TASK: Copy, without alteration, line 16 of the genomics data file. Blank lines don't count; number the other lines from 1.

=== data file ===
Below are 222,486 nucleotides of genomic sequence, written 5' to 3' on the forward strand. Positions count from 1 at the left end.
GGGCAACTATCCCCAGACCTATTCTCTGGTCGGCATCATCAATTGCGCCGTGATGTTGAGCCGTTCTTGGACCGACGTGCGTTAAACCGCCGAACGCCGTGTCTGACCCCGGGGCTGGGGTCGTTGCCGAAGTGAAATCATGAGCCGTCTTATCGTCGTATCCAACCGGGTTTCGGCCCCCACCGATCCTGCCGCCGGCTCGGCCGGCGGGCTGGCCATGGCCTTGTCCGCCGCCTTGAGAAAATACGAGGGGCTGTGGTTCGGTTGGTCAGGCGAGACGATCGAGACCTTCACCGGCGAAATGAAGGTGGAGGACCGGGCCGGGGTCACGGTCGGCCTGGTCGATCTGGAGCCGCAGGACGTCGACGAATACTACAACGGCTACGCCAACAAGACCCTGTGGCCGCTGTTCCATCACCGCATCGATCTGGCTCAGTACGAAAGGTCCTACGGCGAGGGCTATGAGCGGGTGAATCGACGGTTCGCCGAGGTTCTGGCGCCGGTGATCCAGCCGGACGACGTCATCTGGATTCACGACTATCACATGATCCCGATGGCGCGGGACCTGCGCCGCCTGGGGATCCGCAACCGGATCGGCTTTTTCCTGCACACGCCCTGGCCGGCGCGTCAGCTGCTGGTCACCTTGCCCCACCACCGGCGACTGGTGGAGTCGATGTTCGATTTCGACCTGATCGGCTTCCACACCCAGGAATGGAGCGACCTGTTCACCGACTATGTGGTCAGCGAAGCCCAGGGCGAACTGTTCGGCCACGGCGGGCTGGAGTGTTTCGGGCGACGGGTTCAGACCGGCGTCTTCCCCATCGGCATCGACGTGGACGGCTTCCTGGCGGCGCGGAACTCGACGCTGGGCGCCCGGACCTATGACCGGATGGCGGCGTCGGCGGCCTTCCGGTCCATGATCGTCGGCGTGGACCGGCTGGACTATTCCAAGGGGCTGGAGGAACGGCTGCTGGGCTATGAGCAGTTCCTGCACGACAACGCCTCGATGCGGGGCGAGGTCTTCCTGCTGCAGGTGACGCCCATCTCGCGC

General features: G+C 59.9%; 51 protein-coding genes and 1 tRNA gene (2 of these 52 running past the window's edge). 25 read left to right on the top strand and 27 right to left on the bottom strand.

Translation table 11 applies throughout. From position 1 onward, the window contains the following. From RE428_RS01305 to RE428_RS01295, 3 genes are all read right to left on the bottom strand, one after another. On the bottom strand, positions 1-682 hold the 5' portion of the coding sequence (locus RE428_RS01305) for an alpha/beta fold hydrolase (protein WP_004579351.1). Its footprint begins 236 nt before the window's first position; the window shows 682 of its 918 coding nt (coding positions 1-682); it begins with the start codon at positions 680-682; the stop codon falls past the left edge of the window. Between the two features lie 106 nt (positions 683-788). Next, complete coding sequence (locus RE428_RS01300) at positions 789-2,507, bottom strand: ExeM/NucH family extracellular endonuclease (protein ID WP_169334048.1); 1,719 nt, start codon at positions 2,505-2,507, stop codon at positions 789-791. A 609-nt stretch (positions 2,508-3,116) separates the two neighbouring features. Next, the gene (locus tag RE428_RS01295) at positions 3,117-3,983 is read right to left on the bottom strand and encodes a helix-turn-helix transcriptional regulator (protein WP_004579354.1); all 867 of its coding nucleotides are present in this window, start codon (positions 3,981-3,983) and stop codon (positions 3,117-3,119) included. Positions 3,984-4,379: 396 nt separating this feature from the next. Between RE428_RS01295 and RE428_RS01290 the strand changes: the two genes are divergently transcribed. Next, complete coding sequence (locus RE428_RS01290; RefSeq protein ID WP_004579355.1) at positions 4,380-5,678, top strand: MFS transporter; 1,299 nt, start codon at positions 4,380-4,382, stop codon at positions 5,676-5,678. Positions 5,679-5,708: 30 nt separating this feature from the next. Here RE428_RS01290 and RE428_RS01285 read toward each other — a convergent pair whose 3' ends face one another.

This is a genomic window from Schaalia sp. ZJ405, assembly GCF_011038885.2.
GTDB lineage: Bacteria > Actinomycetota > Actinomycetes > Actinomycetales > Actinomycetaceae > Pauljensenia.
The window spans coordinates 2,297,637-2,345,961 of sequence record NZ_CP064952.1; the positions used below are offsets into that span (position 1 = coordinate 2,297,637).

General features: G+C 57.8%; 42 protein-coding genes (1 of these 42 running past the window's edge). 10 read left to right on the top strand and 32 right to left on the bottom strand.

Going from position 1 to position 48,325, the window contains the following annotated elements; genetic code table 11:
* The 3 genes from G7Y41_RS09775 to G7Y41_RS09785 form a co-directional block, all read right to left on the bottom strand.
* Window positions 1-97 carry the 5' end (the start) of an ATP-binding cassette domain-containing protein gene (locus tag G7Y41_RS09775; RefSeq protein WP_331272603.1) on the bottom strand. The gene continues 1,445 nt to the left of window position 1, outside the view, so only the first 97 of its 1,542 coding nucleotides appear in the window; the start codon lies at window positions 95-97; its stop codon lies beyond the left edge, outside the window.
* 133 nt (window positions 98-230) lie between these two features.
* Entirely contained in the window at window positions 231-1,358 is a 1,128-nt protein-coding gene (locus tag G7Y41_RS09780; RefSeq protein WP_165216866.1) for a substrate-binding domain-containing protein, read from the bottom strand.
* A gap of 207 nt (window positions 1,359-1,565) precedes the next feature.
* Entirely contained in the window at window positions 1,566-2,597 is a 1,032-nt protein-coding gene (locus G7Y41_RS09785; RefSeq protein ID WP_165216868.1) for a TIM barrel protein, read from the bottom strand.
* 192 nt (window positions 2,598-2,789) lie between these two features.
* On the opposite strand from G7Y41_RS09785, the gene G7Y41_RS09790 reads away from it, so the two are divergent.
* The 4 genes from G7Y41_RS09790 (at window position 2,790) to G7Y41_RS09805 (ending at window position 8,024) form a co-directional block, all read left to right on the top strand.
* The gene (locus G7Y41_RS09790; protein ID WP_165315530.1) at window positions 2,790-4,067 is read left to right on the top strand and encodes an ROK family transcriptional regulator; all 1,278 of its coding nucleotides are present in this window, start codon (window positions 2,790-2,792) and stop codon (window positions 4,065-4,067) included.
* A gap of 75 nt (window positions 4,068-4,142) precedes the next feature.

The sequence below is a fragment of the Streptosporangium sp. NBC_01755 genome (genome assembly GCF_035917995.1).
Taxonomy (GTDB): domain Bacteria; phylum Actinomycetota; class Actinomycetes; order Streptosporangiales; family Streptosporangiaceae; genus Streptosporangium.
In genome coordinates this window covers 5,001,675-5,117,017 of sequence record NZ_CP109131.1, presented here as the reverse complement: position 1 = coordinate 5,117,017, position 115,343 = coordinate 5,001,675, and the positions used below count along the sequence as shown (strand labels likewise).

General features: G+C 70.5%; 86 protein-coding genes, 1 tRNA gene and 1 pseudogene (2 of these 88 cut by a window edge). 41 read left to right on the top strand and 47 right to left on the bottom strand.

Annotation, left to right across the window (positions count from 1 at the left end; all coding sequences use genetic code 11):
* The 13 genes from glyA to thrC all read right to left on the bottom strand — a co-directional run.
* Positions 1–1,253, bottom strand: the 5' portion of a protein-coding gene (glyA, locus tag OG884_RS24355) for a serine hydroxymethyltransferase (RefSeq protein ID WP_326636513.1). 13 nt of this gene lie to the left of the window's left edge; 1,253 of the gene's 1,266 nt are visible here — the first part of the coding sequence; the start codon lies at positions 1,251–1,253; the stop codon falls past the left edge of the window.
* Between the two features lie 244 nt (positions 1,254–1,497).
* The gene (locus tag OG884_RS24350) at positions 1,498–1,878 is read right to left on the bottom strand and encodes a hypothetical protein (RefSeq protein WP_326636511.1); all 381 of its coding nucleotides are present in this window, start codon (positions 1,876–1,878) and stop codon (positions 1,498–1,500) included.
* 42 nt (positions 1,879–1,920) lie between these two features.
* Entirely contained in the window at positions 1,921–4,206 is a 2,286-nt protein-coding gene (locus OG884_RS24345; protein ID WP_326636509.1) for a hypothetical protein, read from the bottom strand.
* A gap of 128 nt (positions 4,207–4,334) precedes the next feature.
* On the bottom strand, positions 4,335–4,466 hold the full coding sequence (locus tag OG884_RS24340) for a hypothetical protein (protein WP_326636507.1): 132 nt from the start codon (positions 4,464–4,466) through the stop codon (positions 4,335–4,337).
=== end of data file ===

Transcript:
* 192 nt (window positions 2,598-2,789) lie between these two features.